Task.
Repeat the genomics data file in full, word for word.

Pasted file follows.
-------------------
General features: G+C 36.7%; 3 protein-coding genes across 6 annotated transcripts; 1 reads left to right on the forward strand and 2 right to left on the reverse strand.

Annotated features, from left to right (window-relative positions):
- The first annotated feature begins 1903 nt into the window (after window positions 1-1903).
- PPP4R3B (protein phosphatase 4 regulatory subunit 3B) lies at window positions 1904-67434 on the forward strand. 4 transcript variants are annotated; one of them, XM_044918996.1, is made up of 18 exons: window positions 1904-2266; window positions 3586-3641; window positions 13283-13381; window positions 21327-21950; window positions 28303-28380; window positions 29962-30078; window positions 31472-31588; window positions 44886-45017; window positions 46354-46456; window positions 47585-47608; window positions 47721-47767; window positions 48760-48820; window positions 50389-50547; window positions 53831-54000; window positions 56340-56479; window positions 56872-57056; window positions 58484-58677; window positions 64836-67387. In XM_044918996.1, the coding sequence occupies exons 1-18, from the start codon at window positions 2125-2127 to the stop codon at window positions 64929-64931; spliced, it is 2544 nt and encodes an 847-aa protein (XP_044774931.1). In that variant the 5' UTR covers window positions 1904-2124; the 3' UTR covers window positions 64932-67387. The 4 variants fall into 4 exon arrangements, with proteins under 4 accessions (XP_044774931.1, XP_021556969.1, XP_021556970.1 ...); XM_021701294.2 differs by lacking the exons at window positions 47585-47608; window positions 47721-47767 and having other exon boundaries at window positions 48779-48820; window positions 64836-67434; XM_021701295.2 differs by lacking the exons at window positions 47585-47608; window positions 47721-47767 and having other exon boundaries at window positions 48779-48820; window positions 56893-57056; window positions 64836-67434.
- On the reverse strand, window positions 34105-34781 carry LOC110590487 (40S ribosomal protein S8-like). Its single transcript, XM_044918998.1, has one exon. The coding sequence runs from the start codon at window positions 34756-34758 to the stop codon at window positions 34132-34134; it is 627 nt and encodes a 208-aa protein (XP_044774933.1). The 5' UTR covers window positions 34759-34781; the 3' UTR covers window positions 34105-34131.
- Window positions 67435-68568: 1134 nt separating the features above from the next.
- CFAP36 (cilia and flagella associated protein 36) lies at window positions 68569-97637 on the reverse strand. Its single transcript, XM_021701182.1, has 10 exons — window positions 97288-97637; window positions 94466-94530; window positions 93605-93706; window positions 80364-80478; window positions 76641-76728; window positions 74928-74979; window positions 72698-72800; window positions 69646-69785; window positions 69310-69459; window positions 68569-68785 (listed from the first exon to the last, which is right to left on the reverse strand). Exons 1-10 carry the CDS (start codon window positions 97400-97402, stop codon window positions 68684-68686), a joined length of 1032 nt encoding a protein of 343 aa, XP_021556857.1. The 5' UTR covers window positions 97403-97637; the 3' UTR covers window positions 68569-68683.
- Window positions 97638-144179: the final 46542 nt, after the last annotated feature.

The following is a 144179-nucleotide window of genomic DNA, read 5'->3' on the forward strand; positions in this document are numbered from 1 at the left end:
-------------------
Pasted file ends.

General features: G+C 36.7%; 3 protein-coding genes across 6 annotated transcripts; 1 reads left to right on the forward strand and 2 right to left on the reverse strand.

Annotated features, from left to right (window-relative positions):
- The first annotated feature begins 1903 nt into the window (after window positions 1-1903).
- PPP4R3B (protein phosphatase 4 regulatory subunit 3B) lies at window positions 1904-67434 on the forward strand. 4 transcript variants are annotated; one of them, XM_044918996.1, is made up of 18 exons: window positions 1904-2266; window positions 3586-3641; window positions 13283-13381; window positions 21327-21950; window positions 28303-28380; window positions 29962-30078; window positions 31472-31588; window positions 44886-45017; window positions 46354-46456; window positions 47585-47608; window positions 47721-47767; window positions 48760-48820; window positions 50389-50547; window positions 53831-54000; window positions 56340-56479; window positions 56872-57056; window positions 58484-58677; window positions 64836-67387. In XM_044918996.1, the coding sequence occupies exons 1-18, from the start codon at window positions 2125-2127 to the stop codon at window positions 64929-64931; spliced, it is 2544 nt and encodes an 847-aa protein (XP_044774931.1). In that variant the 5' UTR covers window positions 1904-2124; the 3' UTR covers window positions 64932-67387. The 4 variants fall into 4 exon arrangements, with proteins under 4 accessions (XP_044774931.1, XP_021556969.1, XP_021556970.1 ...); XM_021701294.2 differs by lacking the exons at window positions 47585-47608; window positions 47721-47767 and having other exon boundaries at window positions 48779-48820; window positions 64836-67434; XM_021701295.2 differs by lacking the exons at window positions 47585-47608; window positions 47721-47767 and having other exon boundaries at window positions 48779-48820; window positions 56893-57056; window positions 64836-67434.
- On the reverse strand, window positions 34105-34781 carry LOC110590487 (40S ribosomal protein S8-like). Its single transcript, XM_044918998.1, has one exon. The coding sequence runs from the start codon at window positions 34756-34758 to the stop codon at window positions 34132-34134; it is 627 nt and encodes a 208-aa protein (XP_044774933.1). The 5' UTR covers window positions 34759-34781; the 3' UTR covers window positions 34105-34131.
- Window positions 67435-68568: 1134 nt separating the features above from the next.
- CFAP36 (cilia and flagella associated protein 36) lies at window positions 68569-97637 on the reverse strand. Its single transcript, XM_021701182.1, has 10 exons — window positions 97288-97637; window positions 94466-94530; window positions 93605-93706; window positions 80364-80478; window positions 76641-76728; window positions 74928-74979; window positions 72698-72800; window positions 69646-69785; window positions 69310-69459; window positions 68569-68785 (listed from the first exon to the last, which is right to left on the reverse strand). Exons 1-10 carry the CDS (start codon window positions 97400-97402, stop codon window positions 68684-68686), a joined length of 1032 nt encoding a protein of 343 aa, XP_021556857.1. The 5' UTR covers window positions 97403-97637; the 3' UTR covers window positions 68569-68683.
- Window positions 97638-144179: the final 46542 nt, after the last annotated feature.

The following is a 144179-nucleotide window of genomic DNA, read 5'->3' on the forward strand; positions in this document are numbered from 1 at the left end: